By Lethbridge Herald on April 21, 2017.
Team opens WHL conference final tonight in Regina
Lethbridge Herald – Regina
What a time to be a hockey player.
Or in the case of Stuart Skinner, what a time to be a goaltender who has been a monumental piece of the puzzle in backstopping his team through two seven-game series in order to advance to a conference final.
As the Lethbridge Hurricanes skate into Game 1 of their Western Hockey League Eastern Conference final against the Regina Pats tonight at 7 p.m. at the Brandt Centre in Regina, that’s the mindset of the 18-year-old Canes’ puck stopper from Edmonton.
“Personally, I’m pretty excited,” said Skinner, who helped rally the Hurricanes from a 3-1 series deficit against the Red Deer Rebels in the first round before doing his part in a Game 7 overtime thriller Tuesday night in Medicine Hat to send the Central Division champs packing and send the Canes east to Regina.
“It’s definitely been a fun road. It’s been an exciting time. Playoffs, for me, is the best time of year and the best time of my life. Especially the last game and the last series, it’s the most fun I’ve ever had in my life. There are no words to describe the feelings you get and the adrenaline you get, it’s incredible to move onto the next round. Hopefully after we win this round, I have the same feeling. So that’s what we’re going for.”
While Skinner has backstopped his team into the third round for the first time since 2008, an affiliated player has made the most of his post-season time since being called up prior to playoffs.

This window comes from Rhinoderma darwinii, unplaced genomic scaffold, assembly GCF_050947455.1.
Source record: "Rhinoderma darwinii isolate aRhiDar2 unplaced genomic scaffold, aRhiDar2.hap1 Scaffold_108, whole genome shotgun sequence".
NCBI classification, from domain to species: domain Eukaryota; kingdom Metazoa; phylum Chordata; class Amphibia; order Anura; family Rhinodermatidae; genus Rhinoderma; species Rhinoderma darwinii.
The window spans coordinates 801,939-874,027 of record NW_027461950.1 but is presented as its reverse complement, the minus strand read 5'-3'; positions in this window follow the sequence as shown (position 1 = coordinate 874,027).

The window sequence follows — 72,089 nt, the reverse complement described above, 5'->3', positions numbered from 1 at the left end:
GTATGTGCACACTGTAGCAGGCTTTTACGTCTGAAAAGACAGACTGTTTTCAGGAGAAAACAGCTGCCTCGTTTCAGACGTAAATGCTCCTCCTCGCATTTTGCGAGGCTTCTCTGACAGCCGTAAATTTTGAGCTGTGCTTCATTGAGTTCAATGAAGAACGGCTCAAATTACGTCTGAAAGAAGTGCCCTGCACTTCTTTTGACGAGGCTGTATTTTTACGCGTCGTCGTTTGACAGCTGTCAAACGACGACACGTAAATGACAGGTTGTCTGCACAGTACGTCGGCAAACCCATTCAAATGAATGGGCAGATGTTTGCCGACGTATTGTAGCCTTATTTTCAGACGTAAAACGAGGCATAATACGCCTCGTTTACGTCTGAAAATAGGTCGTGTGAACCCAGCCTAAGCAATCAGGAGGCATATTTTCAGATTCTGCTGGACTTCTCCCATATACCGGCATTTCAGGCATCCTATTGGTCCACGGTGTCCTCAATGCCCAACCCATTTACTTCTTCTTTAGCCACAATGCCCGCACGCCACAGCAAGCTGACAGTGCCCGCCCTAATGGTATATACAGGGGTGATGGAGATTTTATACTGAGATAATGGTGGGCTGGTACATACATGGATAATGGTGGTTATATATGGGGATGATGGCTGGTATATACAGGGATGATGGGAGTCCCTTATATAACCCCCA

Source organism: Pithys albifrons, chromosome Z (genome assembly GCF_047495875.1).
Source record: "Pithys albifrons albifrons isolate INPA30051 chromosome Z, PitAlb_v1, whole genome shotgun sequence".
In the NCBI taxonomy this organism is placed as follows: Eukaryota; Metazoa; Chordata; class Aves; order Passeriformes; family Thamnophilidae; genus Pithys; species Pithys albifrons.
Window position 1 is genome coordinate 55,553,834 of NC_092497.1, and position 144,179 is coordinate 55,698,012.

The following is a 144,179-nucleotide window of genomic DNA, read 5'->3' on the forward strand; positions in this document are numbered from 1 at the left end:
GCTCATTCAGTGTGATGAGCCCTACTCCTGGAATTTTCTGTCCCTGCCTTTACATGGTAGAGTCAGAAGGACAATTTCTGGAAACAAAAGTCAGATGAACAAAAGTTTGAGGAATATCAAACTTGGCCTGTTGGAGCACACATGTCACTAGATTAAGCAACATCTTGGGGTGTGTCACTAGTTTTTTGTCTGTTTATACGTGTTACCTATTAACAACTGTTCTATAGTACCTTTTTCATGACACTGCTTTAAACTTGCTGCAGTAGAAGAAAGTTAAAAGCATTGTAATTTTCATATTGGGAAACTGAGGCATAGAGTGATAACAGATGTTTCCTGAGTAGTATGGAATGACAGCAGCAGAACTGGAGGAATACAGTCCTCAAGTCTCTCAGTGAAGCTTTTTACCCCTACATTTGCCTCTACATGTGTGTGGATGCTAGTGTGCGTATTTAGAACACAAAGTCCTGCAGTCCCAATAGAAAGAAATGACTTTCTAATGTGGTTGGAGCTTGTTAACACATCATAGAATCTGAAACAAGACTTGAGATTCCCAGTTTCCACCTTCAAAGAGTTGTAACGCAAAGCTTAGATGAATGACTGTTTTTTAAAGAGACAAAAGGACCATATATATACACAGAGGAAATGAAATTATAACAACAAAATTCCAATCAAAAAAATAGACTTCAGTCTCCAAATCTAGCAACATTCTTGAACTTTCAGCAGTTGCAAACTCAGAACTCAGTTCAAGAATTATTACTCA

With the Canes trailing the Tigers 4-3 late in Game 7 Tuesday night, last year’s first-round draft pick Dylan Cozens scored with 2:43 remaining to set the table for Hurricanes captain Tyler Wong’s overtime heroics.
“It’s been a really great experience,” said Cozens, who turned 16 Feb. 9 and has two goals and five points in seven post-season games this spring. “I didn’t play that much in the first series, but just to ease my way in. So far I’m having a lot of fun and it’s just really a great experience.
“I was pretty nervous in a Game 7 like that, all these guys with their season on the line. It was pretty scary, but it was the same game I’ve been playing my whole life so I just went out there, took it shift-by-shift and played my game.”
The storybook ending to the Highway 3 rivalry behind them, the Canes now look further east to the Pats, who finished 52-12-7-1 to place first in the regular season.
“They’re a really good hockey team, obviously,” said Hurricanes head coach Brent Kisio. “They’re the number one team in the league all year long in the CHL. They’re well-coached, they’re deep, they can score, they can move the puck and they’ve got a good goalie. They’re the best team in the league for a reason. It’s going to be a big challenge.”
The turnaround is minimal from their seven-game grind against the Tigers, but with the marathon series win comes a little momentum to ride into round three.